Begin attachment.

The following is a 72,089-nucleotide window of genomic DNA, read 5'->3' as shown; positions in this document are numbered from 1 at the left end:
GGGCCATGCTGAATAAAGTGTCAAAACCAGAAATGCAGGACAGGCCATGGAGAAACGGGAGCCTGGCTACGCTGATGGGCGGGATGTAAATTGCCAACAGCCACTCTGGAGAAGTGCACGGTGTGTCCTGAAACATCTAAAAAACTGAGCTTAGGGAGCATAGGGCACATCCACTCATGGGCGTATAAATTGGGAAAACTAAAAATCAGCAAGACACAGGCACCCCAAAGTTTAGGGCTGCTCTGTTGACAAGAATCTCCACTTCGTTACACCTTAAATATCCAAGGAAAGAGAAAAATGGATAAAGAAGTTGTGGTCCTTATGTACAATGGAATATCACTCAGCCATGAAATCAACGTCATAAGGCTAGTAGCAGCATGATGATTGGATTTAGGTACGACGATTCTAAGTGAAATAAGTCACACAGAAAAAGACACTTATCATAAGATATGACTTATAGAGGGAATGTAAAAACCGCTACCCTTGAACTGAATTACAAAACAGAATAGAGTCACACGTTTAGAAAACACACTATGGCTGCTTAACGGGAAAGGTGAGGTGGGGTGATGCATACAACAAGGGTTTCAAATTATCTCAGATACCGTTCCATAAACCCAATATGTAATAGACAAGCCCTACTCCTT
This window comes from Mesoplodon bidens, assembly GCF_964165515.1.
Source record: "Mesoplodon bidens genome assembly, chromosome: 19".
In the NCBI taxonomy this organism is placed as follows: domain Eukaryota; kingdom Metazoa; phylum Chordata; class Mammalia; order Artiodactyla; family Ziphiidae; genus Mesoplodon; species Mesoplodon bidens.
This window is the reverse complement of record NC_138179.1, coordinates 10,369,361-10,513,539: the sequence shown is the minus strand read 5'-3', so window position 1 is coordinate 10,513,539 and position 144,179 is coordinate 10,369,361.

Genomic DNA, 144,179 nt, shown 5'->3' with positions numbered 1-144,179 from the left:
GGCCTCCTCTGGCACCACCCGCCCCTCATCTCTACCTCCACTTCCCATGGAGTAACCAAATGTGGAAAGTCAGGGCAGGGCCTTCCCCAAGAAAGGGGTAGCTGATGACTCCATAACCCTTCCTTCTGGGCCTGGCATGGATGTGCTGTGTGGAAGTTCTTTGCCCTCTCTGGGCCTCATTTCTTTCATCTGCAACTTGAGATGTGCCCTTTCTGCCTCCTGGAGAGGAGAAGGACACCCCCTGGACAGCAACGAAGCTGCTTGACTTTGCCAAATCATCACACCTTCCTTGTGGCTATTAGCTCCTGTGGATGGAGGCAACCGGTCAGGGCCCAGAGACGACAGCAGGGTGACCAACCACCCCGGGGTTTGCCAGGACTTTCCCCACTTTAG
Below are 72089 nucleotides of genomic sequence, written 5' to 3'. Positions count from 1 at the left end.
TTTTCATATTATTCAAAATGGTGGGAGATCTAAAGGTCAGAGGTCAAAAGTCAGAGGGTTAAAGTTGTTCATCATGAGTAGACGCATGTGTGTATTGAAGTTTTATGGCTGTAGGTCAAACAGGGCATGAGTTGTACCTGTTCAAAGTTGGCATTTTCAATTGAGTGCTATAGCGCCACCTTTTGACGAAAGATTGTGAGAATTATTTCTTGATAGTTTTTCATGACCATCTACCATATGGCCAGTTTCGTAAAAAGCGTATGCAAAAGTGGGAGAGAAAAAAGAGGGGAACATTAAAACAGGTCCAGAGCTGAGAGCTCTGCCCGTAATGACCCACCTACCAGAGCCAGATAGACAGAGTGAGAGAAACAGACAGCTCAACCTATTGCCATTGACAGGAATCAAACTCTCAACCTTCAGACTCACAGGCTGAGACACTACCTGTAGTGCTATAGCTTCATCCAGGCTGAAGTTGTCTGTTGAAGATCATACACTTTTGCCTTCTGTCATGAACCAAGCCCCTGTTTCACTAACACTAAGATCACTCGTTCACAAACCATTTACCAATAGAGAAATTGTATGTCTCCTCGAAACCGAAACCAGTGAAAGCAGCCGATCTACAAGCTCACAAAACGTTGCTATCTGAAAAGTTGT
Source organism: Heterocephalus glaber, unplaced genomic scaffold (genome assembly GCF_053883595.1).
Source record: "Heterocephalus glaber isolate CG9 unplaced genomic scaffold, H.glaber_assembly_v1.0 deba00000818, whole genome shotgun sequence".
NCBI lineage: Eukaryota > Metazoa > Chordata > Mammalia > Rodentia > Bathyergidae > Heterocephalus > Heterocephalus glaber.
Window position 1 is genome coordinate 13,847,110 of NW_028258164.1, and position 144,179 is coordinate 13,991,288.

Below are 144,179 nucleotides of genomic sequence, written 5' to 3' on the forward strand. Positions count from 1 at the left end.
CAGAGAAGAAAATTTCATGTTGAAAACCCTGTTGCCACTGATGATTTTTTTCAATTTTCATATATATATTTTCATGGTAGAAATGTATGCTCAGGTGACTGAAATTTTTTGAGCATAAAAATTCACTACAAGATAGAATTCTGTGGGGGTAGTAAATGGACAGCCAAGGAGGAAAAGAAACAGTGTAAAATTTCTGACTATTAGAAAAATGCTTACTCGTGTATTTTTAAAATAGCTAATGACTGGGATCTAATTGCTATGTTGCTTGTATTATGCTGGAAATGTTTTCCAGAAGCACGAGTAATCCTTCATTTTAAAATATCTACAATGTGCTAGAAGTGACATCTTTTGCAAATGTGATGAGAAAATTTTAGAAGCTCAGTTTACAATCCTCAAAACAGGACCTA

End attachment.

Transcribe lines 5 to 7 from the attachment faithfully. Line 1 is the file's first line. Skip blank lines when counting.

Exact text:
In the NCBI taxonomy this organism is placed as follows: domain Eukaryota; kingdom Metazoa; phylum Chordata; class Mammalia; order Artiodactyla; family Ziphiidae; genus Mesoplodon; species Mesoplodon bidens.
This window is the reverse complement of record NC_138179.1, coordinates 10,369,361-10,513,539: the sequence shown is the minus strand read 5'-3', so window position 1 is coordinate 10,513,539 and position 144,179 is coordinate 10,369,361.

Genomic DNA, 144,179 nt, shown 5'->3' with positions numbered 1-144,179 from the left: